Philippine bishops extend welcome to Ukrainian refugees in the Philippines
by Stefano Vecchia

The Bishops' Conference backs an executive order signed by Duterte protecting people fleeing the conflict in Europe. Meanwhile, discontent is growing among Filipinos over the government’s failure to condemn Moscow in the name of its policy of neutrality. Concerns are fuelled by the dispute with China over maritime borders.

Manila (AsiaNews) – The Philippine Church is taking action in the name of international solidarity in order to welcome refugees from the conflict in Ukraine.

Bishop Ruperto Cruz Santos of Balanga, vice president of the Commission for migrants and itinerant people of the Catholic Bishops' Conference of the Philippines (CBCP), expressed the Church's support for concrete steps to welcome refugees.

This follows a recent appeal by the CBCP to the warrying parties to lay down their weapons and start talks to end the suffering of the Ukrainian population and launched specific prayer initiatives,

Speaking to Radio Veritas, Bishop Santos cited Executive Order 163 signed by President Rodrigo Duterte to protect Ukrainian asylum seekers as “our gift to the whole world”, which the CBCP and the Stella Maris Center are ready to support.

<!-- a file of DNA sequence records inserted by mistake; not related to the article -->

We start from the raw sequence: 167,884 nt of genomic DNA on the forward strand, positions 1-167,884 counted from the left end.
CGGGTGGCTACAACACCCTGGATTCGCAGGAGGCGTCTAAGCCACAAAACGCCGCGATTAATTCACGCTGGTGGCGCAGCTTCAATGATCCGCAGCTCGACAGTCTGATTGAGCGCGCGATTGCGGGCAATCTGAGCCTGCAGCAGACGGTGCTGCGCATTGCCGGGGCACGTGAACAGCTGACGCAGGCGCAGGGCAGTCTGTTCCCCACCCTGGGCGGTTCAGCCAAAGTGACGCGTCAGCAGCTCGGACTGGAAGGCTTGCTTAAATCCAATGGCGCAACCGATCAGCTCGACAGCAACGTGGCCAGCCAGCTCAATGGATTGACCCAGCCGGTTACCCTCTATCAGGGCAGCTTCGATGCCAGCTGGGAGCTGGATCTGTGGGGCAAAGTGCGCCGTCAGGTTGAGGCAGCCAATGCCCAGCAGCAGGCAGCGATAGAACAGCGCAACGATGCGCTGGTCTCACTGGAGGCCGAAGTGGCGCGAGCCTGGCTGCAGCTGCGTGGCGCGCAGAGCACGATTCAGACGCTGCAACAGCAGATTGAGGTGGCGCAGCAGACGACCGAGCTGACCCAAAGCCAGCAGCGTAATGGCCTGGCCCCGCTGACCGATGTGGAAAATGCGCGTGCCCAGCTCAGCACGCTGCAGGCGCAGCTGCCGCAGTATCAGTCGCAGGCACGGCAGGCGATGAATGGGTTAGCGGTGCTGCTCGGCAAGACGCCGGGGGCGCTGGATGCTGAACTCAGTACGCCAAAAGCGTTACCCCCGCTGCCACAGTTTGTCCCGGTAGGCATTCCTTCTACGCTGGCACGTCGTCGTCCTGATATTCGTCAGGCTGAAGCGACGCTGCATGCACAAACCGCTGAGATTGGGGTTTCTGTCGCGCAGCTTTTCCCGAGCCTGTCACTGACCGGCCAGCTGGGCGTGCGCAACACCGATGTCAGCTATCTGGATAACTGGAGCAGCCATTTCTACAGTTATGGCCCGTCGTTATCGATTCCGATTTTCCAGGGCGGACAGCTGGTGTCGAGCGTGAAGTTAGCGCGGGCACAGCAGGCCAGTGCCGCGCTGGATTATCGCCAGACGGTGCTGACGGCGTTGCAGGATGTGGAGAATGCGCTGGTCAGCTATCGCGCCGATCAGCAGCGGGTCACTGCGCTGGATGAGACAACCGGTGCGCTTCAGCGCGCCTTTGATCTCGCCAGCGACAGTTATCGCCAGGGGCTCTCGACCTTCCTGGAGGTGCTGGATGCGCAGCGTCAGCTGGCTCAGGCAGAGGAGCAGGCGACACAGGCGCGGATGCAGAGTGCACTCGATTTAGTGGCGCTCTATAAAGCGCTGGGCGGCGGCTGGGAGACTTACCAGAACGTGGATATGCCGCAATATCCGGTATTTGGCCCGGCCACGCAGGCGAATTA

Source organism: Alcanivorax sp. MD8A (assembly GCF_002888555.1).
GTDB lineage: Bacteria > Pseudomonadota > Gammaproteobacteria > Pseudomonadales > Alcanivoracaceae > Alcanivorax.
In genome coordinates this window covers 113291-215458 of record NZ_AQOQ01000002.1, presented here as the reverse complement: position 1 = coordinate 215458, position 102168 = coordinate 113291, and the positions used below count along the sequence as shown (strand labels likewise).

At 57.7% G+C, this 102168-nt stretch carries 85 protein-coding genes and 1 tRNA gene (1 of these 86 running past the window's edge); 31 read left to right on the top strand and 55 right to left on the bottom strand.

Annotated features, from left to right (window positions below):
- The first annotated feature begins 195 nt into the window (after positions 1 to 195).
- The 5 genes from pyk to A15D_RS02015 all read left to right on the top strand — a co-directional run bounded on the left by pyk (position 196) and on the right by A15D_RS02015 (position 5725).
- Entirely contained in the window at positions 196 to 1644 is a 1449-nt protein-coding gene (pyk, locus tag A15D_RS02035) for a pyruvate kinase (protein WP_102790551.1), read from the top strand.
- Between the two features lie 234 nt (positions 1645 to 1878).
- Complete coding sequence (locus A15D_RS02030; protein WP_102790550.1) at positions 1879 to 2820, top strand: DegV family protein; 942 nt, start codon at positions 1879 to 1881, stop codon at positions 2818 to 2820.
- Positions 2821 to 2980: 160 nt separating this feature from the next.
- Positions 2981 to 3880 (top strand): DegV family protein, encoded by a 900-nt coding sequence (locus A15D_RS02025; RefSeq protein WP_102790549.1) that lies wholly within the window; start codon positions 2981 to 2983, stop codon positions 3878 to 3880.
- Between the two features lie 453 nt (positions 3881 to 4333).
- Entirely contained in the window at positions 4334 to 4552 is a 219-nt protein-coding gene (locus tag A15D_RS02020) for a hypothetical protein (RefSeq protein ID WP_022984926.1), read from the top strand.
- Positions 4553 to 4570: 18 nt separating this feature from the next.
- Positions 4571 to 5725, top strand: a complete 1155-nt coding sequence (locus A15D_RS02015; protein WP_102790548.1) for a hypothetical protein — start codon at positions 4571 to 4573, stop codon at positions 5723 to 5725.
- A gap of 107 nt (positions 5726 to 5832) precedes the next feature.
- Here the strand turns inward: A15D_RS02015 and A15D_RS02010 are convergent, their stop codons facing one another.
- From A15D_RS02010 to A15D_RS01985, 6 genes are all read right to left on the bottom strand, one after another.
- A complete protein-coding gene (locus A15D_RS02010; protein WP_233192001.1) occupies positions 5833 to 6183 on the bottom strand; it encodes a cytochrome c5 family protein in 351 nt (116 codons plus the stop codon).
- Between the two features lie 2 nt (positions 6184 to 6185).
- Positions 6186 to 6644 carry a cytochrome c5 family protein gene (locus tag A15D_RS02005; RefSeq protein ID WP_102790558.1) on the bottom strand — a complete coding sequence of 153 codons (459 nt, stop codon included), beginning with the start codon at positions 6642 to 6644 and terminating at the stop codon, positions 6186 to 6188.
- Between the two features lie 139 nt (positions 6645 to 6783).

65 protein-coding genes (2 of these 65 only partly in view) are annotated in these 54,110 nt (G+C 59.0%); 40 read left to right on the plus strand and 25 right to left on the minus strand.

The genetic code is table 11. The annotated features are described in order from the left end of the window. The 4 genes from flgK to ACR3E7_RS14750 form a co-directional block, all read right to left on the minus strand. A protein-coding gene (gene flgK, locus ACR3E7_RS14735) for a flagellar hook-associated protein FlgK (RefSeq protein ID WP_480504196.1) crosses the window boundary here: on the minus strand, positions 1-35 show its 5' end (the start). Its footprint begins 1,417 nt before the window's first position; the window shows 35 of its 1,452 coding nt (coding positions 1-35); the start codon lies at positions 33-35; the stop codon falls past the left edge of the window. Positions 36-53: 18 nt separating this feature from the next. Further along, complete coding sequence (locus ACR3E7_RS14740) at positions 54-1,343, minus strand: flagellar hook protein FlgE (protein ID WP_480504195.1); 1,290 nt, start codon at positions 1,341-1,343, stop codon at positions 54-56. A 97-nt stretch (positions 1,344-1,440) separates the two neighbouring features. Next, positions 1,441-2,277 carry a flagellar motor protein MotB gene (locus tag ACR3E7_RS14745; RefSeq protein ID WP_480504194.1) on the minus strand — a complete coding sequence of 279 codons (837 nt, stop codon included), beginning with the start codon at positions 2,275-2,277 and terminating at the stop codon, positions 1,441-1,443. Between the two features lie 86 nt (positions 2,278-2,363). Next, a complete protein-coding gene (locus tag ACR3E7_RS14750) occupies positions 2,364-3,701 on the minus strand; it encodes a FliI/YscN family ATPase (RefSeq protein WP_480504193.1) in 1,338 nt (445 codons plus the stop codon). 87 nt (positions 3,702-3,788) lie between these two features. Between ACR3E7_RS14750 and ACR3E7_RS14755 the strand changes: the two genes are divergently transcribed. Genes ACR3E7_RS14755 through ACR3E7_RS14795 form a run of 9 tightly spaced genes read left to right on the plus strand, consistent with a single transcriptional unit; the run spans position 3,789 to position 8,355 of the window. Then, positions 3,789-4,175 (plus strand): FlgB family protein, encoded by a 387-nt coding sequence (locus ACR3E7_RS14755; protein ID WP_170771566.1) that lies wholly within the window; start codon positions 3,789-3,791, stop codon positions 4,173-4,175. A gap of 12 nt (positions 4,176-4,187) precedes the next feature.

Meanwhile, two more authoritative voices have joined the call for the country to play a more incisive role in this emergency.

Former Supreme Court justice Antonio Carpio urged the government to join the international pressure on Moscow. In his view, “a policy of mutual defence with other states to allow a balance of forces” is “the only antidote that a weak state can use against the invasion or annexation by a powerful neighbouring state.”

The reference here is to China with which the Philippines has a long dispute over internal seas.

Richard Heydarian, geopolitics expert and government adviser, spoke of Manila's “deplorable case of toxic neutrality” in connection with President Rodrigo Duterte’s policy of neutrality and hostility towards closer strategic relations with the United States, the Philippines’ traditional ally.

Within the country, many are calling for greater involvement based on a “moral stance” vis-à-vis the invasion and urging the authorities to undertake humanitarian initiatives within the country itself, which in the past took in large numbers of refugees from Indochina.

This position is gaining ground among the country’s political forces and in civil society as more and more people are interested in the fate of Filipinos in Ukraine and the hardships the Ukrainian people face today.

According to the Philippines’ Department of Foreign Affairs, 199 Filipinos have been evacuated from Ukraine so far, but others remain in the European country or are on their way to safety.